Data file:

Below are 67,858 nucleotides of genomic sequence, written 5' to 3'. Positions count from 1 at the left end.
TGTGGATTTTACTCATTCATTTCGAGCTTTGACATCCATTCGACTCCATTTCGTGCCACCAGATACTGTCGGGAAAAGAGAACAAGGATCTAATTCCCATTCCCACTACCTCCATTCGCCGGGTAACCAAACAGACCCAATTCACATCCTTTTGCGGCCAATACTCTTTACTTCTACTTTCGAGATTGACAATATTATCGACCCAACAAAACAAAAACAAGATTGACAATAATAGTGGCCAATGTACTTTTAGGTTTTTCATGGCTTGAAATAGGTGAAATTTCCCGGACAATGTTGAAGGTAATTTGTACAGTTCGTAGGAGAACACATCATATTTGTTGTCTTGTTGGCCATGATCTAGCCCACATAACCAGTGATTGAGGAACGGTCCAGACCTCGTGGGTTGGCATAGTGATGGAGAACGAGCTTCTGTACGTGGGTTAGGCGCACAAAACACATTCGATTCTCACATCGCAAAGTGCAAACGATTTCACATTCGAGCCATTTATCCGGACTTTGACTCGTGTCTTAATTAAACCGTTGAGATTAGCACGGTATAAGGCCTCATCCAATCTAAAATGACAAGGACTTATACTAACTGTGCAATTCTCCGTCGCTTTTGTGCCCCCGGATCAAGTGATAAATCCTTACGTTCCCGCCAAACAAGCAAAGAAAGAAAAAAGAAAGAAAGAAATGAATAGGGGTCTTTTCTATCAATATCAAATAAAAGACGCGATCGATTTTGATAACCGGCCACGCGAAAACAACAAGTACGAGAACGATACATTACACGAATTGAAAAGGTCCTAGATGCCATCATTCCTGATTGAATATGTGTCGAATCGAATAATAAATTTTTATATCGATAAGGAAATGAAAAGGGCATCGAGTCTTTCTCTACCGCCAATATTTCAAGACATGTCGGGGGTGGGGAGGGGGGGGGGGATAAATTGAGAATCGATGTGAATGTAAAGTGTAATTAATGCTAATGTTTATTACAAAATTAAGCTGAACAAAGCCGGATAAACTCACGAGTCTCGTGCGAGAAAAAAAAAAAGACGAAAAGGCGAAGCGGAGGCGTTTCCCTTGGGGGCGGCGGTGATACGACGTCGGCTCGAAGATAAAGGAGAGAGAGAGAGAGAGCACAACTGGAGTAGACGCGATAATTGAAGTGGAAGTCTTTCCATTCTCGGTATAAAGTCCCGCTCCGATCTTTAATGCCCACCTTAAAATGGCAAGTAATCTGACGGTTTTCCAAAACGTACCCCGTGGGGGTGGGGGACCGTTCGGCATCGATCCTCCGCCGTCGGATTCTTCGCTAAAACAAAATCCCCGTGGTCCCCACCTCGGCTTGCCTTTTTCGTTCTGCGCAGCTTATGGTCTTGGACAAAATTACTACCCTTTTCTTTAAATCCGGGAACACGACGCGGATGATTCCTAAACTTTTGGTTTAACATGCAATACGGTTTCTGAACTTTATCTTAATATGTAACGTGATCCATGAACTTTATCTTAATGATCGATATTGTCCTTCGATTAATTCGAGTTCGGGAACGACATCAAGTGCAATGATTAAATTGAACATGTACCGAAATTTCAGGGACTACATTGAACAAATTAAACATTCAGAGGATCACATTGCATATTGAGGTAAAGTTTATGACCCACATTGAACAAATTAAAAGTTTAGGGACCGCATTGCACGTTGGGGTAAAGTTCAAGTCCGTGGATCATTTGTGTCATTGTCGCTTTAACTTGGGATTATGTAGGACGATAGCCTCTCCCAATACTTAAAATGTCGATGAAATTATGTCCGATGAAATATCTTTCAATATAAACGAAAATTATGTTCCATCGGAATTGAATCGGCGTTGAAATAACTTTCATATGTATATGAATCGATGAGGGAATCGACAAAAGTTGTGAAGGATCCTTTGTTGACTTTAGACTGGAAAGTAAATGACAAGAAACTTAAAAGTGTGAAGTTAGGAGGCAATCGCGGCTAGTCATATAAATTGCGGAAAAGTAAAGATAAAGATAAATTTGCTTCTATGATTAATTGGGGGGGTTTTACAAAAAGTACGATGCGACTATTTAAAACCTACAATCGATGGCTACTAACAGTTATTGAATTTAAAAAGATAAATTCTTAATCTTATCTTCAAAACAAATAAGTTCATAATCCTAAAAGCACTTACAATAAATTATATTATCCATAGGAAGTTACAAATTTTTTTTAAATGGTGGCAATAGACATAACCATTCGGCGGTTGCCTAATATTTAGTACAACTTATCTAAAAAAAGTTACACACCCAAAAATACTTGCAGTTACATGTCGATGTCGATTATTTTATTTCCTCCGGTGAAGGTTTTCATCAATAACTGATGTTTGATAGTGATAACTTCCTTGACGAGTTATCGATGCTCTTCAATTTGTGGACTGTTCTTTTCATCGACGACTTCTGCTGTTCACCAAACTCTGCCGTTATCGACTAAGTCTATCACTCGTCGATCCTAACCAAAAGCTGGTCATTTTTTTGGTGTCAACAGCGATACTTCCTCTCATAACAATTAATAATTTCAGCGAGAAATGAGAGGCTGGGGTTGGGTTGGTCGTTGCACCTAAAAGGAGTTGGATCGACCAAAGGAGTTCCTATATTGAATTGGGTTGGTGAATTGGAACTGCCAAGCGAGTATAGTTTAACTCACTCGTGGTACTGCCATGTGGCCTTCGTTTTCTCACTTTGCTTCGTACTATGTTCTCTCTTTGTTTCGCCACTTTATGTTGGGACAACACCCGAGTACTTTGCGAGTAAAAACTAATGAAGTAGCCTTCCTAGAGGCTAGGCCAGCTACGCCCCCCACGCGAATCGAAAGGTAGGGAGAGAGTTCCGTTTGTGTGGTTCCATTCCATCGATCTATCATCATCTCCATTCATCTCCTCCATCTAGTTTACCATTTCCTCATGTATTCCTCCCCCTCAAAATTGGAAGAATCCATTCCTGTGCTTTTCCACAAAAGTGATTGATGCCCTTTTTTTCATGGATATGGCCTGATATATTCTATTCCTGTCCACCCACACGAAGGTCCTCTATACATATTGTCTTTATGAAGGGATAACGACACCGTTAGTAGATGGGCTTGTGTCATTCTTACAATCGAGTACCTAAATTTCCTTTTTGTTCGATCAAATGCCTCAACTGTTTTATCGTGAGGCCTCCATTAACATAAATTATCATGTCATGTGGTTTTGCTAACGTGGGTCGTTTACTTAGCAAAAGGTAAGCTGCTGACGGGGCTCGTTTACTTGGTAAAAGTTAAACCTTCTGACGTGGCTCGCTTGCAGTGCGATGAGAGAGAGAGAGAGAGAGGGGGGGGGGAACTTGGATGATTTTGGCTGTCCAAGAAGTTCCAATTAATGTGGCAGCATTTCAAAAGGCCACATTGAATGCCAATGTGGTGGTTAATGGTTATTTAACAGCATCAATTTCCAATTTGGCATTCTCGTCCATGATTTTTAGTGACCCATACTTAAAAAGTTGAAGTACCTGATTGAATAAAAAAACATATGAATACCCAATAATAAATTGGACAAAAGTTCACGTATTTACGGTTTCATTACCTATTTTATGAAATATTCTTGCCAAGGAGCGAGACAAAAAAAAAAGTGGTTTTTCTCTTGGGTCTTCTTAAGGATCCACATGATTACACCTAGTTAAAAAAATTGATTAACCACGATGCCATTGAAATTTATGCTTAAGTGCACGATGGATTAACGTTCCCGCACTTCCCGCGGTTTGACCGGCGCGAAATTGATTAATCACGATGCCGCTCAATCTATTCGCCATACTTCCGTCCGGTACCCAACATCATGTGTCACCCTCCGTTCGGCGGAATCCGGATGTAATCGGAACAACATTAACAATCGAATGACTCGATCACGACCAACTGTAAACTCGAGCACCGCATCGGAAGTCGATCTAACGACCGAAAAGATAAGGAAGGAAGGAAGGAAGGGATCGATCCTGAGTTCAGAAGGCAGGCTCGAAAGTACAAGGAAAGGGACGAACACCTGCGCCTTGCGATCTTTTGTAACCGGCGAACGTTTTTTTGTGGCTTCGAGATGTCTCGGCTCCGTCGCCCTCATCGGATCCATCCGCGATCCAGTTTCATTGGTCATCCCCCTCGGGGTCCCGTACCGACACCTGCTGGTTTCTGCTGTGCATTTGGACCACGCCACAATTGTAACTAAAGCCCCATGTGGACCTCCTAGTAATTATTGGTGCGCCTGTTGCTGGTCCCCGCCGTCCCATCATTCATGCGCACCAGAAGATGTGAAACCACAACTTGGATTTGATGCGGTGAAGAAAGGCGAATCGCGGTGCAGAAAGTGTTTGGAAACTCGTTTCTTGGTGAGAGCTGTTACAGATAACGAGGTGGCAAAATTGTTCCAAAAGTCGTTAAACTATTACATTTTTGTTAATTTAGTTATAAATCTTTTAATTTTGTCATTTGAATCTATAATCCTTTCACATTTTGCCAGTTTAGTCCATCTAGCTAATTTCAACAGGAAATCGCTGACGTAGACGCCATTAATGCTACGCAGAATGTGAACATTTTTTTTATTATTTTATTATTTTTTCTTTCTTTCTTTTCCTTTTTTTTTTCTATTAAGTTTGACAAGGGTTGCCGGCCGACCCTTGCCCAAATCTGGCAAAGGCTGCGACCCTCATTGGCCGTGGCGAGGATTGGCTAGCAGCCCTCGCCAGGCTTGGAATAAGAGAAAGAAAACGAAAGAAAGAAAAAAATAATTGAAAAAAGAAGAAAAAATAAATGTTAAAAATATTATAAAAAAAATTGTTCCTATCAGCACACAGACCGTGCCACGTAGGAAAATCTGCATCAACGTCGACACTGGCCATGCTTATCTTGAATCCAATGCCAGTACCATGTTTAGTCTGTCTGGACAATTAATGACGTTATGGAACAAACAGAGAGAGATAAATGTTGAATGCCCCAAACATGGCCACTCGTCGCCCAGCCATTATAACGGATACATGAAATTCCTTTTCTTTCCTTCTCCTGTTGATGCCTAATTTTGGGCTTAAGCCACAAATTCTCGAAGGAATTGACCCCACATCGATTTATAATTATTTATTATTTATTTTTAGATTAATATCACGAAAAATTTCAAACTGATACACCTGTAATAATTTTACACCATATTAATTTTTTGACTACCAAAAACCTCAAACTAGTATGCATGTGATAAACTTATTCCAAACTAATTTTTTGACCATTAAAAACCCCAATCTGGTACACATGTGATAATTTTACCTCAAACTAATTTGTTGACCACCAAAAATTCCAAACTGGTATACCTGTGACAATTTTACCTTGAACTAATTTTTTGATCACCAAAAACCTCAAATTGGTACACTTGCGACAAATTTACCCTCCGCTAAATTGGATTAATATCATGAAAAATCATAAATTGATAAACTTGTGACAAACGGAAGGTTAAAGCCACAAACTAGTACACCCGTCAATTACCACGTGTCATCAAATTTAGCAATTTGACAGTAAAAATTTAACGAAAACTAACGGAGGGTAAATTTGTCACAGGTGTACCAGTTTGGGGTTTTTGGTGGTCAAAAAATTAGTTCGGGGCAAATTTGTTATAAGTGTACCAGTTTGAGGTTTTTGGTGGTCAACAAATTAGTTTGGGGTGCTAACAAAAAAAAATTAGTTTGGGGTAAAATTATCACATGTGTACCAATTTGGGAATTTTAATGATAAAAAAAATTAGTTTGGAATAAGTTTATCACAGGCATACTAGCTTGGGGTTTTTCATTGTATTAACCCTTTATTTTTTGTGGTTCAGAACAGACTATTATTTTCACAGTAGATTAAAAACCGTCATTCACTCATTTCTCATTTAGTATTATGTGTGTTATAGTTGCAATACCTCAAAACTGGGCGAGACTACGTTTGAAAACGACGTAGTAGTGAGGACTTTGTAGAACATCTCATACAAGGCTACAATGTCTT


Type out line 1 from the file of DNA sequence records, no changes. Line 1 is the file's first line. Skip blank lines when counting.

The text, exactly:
Below are 67,858 nucleotides of genomic sequence, written 5' to 3'. Positions count from 1 at the left end.